Tea tree’s leaves once were used to make tea, which is how the plant received its name.
A young mother was at her wits’ end about her 4-year-old son’s nagging case of nail psoriasis. A potentially disfiguring, lifelong skin disease, nail psoriasis can leave the ends of fingers misshapen from silvery-white mounds of dead skin covering the nails. (Psoriasis also can attack the knees, scalp and other areas.)
As you might imagine, the mother was eager to rescue her child from the embarrassment of his condition. She rushed him to a doctor, who prescribed various topical medications. Not one of them proved effective. Next, she tried tar treatments, also to no avail. After a year of fruitless doctor visits, the young mother decided to step out of the bounds of traditional therapies.
With no other options at hand, she visited a local herbalist. The herbalist recommended the mother apply pure tea tree (Melaleuca alternifolia) essential oil drops to the nail area at night and to cover her child’s hands with mittens to allow the oil to penetrate. After two weeks, the psoriasis vanished. Fourteen years later, her son has not suffered a single outbreak of the disease. Suffice it to say, the mother, who happens to be the author of this article, was convinced of tea tree oil’s amazing powers.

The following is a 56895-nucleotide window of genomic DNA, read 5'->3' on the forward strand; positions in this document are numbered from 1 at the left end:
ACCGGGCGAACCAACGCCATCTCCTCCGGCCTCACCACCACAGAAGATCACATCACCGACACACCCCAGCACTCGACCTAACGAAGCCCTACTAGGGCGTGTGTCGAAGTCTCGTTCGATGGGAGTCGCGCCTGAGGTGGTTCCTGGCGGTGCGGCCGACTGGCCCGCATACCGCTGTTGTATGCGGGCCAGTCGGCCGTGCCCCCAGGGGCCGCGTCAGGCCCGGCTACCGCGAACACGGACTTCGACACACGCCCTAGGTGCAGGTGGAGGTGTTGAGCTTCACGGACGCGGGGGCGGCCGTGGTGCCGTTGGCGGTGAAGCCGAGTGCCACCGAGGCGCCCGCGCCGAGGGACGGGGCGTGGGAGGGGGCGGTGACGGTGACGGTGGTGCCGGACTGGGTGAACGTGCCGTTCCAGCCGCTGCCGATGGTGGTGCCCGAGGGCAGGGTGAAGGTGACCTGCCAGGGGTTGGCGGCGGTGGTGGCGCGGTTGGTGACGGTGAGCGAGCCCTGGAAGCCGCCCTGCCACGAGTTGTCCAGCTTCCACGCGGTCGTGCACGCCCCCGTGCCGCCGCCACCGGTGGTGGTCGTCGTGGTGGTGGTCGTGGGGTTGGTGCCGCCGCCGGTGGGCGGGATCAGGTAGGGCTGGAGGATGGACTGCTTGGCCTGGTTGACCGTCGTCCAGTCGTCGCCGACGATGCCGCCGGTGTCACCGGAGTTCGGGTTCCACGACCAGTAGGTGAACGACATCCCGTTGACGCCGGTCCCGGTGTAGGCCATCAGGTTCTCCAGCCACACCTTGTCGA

Meet Tea Tree Oil
Tea tree oil comes from the leaves of the Melaleuca tree, which is native to New South Wales, Australia, and also grows in Asia. With strong antifungal and antiseptic properties, tea tree is a common ingredient in many natural skin- and body-care products and can help alleviate an array of skin conditions, such as dandruff, athlete’s foot and acne.
According to noted herbalist Steven Foster, interest in tea tree oil emerged in the 1920s, when Australian researchers discovered the oil was a more effective antiseptic than carbolic acid, a well-known germicide of the time. Anitra C. Carr, Ph.D., a research associate at the Linus Pauling Institute at Oregon State University, says the leaves once were used for tea, which is how the plant received its name. Carr says the great explorer Captain Cook used the leaves to brew a strong tea for his sailors.
Tea tree’s healing ingredients also are antiviral, anti-inflammatory and antibacterial. No wonder tea tree is prized for its medicinal abilities. Studies suggest tea tree oil is effective in fighting dandruff and alleviating many other skin and fungal infections, including head lice, acne, warts, inflammations, ringworm, thrush and athlete’s foot. The list might seem unbelievable, but experts and first-time users alike have reported many success stories.